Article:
Millbrook Exchange Stream Repair


Millbrook Exchange Park Stream Project

Stream Repairs

In 2019, an innovative technique using in-stream stone structures was implemented to reduce stream erosion at Millbrook Exchange Park and prevent pollution from flowing into Perry Creek. After the project was completed, heavy rainfall and streamflow damaged the structures. The City has contracted with Ecosystem Planning & Restoration (EPR) to make necessary repairs to the project. Proposed repairs include raising the elevation of the streambed, armoring the structures with stone, and constructing a floodplain bench that will be planted with native tree and shrub species.

This project was originally supported through a grant from NC Land and Water Fund (formerly Clean Water Management Trust Fund).

Project Details

Lakes, Streams, and Dams
$440,000 (Repair Design + Construction)
Project Lead:
Stormwater Management
Ecosystem Planning & Restoration (EPR), KBS Earthworks, Inc.



Megan Walsh, PE
Senior Engineer

Lead Department:
Engineering Services
Service Unit:




Design of the repair project has been completed. Topographic survey data was collected in August 2022 to help inform the design.

Public Meeting

We hosted a public meeting May 2023 to discuss the status of the Millbrook Exchange Park Stream Project. At this meeting, the City answered questions and solicited feedback and concerns from the public.

May 11, 2023 Public Meeting Materials

Lead Department:
Engineering Services


Construction is expected to begin in January 2024 and last three months. Some unpaved trails at Millbrook Exchange Park and a portion of the sidewalk along Rainwater Road will be temporarily impacted during the construction phase.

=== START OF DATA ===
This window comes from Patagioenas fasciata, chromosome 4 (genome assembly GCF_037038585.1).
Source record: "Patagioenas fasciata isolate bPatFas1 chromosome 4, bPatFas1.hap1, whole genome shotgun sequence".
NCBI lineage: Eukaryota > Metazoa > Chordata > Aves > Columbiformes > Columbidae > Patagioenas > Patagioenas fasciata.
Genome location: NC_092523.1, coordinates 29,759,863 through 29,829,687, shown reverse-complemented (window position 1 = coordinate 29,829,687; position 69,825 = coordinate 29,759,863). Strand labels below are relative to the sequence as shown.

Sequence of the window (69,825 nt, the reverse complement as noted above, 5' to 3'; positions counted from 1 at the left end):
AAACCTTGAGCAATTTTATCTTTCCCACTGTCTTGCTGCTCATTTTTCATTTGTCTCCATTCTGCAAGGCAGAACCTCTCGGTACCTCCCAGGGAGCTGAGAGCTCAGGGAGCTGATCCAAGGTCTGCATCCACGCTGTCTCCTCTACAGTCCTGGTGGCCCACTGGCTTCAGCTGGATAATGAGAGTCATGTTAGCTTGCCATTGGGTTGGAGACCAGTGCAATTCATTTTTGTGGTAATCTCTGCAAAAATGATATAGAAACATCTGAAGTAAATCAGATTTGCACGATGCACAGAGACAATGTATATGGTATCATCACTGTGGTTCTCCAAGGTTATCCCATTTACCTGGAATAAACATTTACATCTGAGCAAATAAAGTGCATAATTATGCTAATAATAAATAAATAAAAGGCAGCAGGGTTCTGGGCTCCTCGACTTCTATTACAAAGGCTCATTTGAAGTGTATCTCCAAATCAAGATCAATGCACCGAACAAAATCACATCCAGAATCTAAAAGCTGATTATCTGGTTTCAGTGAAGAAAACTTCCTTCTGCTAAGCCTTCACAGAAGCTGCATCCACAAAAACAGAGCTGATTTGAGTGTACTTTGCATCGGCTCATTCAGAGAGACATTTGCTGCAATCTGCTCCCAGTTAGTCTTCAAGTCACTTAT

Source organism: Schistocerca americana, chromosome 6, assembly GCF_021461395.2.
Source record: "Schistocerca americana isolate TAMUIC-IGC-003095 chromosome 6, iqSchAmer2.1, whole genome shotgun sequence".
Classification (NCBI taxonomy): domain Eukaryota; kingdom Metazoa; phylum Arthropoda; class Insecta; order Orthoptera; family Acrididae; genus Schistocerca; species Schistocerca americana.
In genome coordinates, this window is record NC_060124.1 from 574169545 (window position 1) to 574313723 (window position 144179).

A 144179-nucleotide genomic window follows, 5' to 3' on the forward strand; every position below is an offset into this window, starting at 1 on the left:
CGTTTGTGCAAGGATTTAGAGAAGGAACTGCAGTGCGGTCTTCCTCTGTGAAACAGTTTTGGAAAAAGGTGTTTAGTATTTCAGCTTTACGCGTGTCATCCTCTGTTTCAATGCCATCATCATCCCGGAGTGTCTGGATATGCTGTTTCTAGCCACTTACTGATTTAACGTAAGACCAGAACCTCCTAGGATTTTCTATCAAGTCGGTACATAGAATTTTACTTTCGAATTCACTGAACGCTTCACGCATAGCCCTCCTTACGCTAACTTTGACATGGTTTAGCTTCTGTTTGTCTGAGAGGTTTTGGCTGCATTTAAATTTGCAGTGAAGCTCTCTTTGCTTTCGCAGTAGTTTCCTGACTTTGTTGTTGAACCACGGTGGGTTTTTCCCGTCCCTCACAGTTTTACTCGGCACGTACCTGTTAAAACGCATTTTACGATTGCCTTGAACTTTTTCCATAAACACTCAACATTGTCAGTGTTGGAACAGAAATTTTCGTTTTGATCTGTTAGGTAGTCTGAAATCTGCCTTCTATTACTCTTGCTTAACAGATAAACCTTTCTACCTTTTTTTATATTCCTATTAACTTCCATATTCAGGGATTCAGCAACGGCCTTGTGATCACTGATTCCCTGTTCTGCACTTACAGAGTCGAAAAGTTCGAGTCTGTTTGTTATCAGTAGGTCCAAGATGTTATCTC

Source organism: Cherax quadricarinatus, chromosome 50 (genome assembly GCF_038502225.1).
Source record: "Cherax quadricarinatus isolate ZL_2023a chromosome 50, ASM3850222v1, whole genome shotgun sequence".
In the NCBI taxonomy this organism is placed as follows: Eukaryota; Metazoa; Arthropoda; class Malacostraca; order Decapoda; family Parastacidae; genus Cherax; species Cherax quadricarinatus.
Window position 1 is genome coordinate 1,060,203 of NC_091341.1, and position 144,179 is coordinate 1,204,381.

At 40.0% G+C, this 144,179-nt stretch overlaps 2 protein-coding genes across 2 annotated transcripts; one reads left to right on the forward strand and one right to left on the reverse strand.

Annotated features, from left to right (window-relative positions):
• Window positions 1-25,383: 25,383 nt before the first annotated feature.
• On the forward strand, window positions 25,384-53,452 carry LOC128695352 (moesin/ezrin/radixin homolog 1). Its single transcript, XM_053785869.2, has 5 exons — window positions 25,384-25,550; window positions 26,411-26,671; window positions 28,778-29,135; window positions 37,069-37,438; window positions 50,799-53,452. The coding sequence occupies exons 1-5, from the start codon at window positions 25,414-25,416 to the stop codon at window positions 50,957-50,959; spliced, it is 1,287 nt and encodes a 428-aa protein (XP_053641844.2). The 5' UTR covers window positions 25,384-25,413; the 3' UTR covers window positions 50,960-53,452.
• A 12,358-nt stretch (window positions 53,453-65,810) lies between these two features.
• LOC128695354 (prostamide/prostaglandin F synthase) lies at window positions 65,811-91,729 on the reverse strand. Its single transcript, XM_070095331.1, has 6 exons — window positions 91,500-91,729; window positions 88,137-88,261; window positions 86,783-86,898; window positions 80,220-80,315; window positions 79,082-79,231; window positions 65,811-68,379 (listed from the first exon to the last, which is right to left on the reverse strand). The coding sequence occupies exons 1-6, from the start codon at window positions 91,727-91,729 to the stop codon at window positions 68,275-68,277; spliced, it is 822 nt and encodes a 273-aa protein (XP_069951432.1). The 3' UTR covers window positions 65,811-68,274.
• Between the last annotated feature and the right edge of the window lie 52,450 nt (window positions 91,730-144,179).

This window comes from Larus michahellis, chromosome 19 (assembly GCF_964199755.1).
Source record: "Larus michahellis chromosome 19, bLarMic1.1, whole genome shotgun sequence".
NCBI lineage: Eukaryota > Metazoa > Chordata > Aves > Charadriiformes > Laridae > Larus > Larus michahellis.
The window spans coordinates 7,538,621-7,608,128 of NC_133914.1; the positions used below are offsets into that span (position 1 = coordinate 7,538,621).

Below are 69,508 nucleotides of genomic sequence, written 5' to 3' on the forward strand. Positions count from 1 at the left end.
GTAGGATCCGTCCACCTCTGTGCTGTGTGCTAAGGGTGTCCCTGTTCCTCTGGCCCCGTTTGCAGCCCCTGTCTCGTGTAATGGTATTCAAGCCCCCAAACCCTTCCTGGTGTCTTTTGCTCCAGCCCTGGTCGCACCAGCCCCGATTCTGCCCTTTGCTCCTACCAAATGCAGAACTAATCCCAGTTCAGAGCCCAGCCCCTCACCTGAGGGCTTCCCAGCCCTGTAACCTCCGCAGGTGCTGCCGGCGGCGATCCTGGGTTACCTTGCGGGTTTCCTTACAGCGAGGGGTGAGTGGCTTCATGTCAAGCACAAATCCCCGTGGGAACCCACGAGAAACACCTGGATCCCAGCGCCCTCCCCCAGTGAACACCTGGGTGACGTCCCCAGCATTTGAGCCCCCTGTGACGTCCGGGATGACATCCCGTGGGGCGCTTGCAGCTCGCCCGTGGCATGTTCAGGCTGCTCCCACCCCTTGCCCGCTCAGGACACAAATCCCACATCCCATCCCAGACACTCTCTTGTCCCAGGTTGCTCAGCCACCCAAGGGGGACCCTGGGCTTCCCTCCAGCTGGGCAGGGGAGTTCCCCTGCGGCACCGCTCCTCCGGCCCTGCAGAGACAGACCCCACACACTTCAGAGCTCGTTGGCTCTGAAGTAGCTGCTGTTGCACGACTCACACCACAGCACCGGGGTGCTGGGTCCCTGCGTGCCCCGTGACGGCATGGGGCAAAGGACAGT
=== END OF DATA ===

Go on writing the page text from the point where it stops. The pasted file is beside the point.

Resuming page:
Lead Department:
Engineering Services


Date Activity
Winter 2022 Finalize design for repairs
Spring 2023 Receive Permits
January 2024 Construction begins


This stream flows to Perry Creek and passes through Millbrook Exchange Park.

It receives stormwater runoff from a largely developed 167-acre drainage area. Stormwater runoff coming from the surrounding area caused erosion and the stream’s bed to drop several feet below its natural level. In this condition, the stream lacked many key ecological functions.

In 2019, a low-cost and unique technique was implemented that included fitting eleven (11) boulder structures in the stream to fill with sediment over time and help raise the streambed. This technique was intended to reduce the amount of sediment downstream, transform the energy and flow of the stream, and help prevent erosion to the streambank.

North Carolina State University conducted post-construction monitoring of the stream from Spring 2019 to December 2020. During this time, heavy rainfall and streamflow damaged structures in the stream.

The Technique

Proposed repairs include:

  • Armoring the structures with stone;
  • Raising the streambed using soil and other natural materials; and
  • Constructing a floodplain bench that will reduce erosion by allowing water to spread out along the stream bank.

The floodplain bench will be densely planted with native tree species and riparian vegetation to further stabilize the project, provide wildlife habitat, and replace trees that are removed during construction.